The U.S. Navy and four allied and partner nations concluded operations for the annual, multi-national exercise Sea Dragon 2023, March 29. Sea Dragon is a U.S.-led, multinational exercise designed to practice and discuss anti-submarine warfare tactics to operate together in response to traditional and non-traditional maritime security challenges in the Indo-Pacific region. In its fifth year, Sea Dragon 23 brought Maritime Patrol and Reconnaissance Aircraft (MPRA) communities together from the Royal Canadian Air Force (RCAF), Indian Navy (IN), Japan Maritime Self-Defense Force (JMSDF), Republic of Korea Navy (ROKN), and the United States Navy. The two-week exercise, which began March 15, focused on advanced-level anti-submarine warfare (ASW) tactics training – as well as successful integration and participation with U.S. allies and partners in the Indo-Pacific region.
“Exercise Sea Dragon is a significant opportunity to work with and build upon our strong multi-national relationships while we share and hone complex warfighting skills,” Joint Region Marianas Commander Rear Adm. Benjamin Nicholson said.
“Sea Dragon is an invaluable exercise. It gives participating countries’ ASW teams a platform to showcase and improve the interoperability of their systems, to understand the ASW procedures, to streamline our processes, and to grow as a team,” said IN Lt. Cmdr. Ankita Shambhudas.
“The Kawasaki P-1 aircraft is made in Japan and has excellent anti-submarine capability. To continue to provide quality security in the Indo-Pacific region, cooperating and training among other countries is essential,” said JMSDF Lt. Cmdr. Motoya Tomioka, assigned to JMSDF First Air Group.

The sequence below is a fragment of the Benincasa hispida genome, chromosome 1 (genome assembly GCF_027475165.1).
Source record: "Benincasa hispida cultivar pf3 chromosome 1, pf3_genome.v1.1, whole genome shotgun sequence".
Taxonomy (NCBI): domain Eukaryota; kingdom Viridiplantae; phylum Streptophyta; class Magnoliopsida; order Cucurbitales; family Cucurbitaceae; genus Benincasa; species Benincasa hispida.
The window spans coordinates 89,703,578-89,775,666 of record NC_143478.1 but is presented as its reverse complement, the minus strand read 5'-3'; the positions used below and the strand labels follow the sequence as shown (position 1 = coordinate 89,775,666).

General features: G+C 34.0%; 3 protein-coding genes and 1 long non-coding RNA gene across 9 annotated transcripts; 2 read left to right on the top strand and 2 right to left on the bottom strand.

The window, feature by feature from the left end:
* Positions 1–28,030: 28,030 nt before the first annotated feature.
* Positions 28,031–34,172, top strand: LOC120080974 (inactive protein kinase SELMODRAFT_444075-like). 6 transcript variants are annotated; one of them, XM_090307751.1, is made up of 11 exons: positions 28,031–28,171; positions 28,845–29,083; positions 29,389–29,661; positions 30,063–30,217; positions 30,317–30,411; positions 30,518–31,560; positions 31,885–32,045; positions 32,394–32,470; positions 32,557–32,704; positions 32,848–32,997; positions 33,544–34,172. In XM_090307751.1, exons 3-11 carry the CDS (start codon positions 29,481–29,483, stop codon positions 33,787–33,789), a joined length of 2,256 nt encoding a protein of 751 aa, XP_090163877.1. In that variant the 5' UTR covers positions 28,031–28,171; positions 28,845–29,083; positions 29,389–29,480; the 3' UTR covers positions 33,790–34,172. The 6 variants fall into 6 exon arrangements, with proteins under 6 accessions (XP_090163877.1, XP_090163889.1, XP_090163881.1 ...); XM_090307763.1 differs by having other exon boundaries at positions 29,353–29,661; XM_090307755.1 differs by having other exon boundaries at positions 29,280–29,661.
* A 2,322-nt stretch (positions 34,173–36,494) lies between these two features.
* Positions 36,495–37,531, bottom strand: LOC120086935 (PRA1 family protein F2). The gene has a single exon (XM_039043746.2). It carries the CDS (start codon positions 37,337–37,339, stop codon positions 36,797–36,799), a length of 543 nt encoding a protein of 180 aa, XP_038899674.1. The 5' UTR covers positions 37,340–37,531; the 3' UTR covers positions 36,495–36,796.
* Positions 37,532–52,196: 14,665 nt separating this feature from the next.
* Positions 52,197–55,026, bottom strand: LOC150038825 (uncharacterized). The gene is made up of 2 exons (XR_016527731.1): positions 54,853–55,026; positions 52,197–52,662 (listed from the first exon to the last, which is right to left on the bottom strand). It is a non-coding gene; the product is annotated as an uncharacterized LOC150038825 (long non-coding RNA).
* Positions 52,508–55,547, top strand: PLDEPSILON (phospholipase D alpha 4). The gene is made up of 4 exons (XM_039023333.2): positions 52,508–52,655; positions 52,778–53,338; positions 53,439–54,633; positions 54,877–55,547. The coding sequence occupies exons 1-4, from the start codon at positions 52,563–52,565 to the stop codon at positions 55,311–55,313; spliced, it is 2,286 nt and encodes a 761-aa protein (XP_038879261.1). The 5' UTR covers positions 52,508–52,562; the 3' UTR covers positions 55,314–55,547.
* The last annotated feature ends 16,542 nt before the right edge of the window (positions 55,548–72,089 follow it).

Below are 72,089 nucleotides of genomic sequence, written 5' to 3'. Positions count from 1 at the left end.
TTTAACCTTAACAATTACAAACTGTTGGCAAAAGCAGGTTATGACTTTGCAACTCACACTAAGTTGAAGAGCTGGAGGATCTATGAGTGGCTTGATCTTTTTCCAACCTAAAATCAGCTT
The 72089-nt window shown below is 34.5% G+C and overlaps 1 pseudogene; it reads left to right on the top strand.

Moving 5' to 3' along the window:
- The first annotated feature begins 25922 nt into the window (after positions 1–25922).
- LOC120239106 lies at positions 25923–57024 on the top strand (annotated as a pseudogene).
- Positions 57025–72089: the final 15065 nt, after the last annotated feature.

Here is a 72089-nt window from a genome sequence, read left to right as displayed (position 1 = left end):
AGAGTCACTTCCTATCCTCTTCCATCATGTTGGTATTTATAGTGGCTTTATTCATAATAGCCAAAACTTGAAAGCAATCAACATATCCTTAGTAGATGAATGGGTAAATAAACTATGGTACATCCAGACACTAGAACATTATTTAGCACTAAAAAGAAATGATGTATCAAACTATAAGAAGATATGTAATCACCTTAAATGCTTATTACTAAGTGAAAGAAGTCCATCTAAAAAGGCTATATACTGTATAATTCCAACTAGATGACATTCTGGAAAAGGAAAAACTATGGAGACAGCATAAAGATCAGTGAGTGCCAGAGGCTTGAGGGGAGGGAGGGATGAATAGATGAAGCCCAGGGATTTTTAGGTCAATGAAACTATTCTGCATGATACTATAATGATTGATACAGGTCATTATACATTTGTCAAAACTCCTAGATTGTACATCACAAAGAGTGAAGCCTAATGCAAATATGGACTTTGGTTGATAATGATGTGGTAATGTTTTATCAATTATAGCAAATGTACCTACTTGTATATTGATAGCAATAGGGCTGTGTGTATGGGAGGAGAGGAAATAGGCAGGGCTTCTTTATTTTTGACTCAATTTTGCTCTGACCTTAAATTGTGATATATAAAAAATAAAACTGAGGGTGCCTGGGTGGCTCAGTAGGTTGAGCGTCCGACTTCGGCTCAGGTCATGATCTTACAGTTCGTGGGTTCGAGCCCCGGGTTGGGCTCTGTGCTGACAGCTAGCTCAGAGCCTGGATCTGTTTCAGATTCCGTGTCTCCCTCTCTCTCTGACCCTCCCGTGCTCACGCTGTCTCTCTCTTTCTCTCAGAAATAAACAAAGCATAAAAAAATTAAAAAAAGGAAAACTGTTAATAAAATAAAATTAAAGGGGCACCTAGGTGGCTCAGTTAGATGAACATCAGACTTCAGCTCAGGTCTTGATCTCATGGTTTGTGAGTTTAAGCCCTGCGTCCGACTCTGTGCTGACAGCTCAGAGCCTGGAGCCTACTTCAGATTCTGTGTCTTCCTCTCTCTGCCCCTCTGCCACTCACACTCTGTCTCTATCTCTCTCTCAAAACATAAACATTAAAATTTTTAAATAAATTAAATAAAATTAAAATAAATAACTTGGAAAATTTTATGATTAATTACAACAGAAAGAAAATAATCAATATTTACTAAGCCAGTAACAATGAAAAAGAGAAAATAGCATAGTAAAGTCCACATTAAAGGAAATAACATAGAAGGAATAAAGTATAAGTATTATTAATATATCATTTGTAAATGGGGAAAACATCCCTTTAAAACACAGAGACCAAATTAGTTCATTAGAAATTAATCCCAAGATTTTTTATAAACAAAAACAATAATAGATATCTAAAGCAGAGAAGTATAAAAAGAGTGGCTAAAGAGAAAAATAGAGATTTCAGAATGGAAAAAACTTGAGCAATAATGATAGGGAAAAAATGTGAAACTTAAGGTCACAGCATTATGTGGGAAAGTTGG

Commander, Task Force (CTF) 72 sent two P-8A Poseidon aircraft from Patrol Squadron (VP) 10 “Red Lancers” and VP-45 “Pelicans”. Upon exercise completion, squadrons completed 35 missions with approximately 170 flight hours logged between all participants. JMSDF won this year’s Sea Dragon Championship Belt, highlighting high scores in simulated torpedo deployment speed and accuracy across four attacks on target. CTF-72 staff, along with U.S. Naval Undersea Warfare Center reps from Japan and Hawaii, conduct the grading to determine the winner. The IN, ROKN and VP-45 were awarded additional prizes for other notable ASW performances during the competition. The primary objective of Sea Dragon 23 was high-competency demonstration and practice of advanced ASW integrated training alongside allied and partner nations committed to the team effort of maintaining security in the Indo-Pacific region.
Aside from the U.S. P-8A Poseidon, allied and partner aircraft participating in this exercise were the RCAF CP-140 Aurora, JMSDF Kawasaki P-1, ROKN P-3 Orion, and IN P-8I Neptune. During the exercise, aircrews also coordinated ASW evolutions against simulated and practice targets, demonstrating their ability to successfully attack an objective from the air. The Red Lancers of VP-10, part of CTF-72, are stationed in Jacksonville, Florida, and are currently deployed to Kadena Air Base in Okinawa, Japan. The Pelicans of VP-45, part of CTF-72, are also stationed in Jacksonville, Florida, and are currently deployed to Misawa Air Base, Japan. Throughout the deployment, both squadrons have conducted maritime patrol and reconnaissance and theater outreach operations within the U.S. 7th Fleet area of operations. U.S. 7th Fleet is the U.S. Navy’s largest forward-deployed numbered fleet, and routinely interacts and operates with allies and partners in preserving a free and open Indo-Pacific region.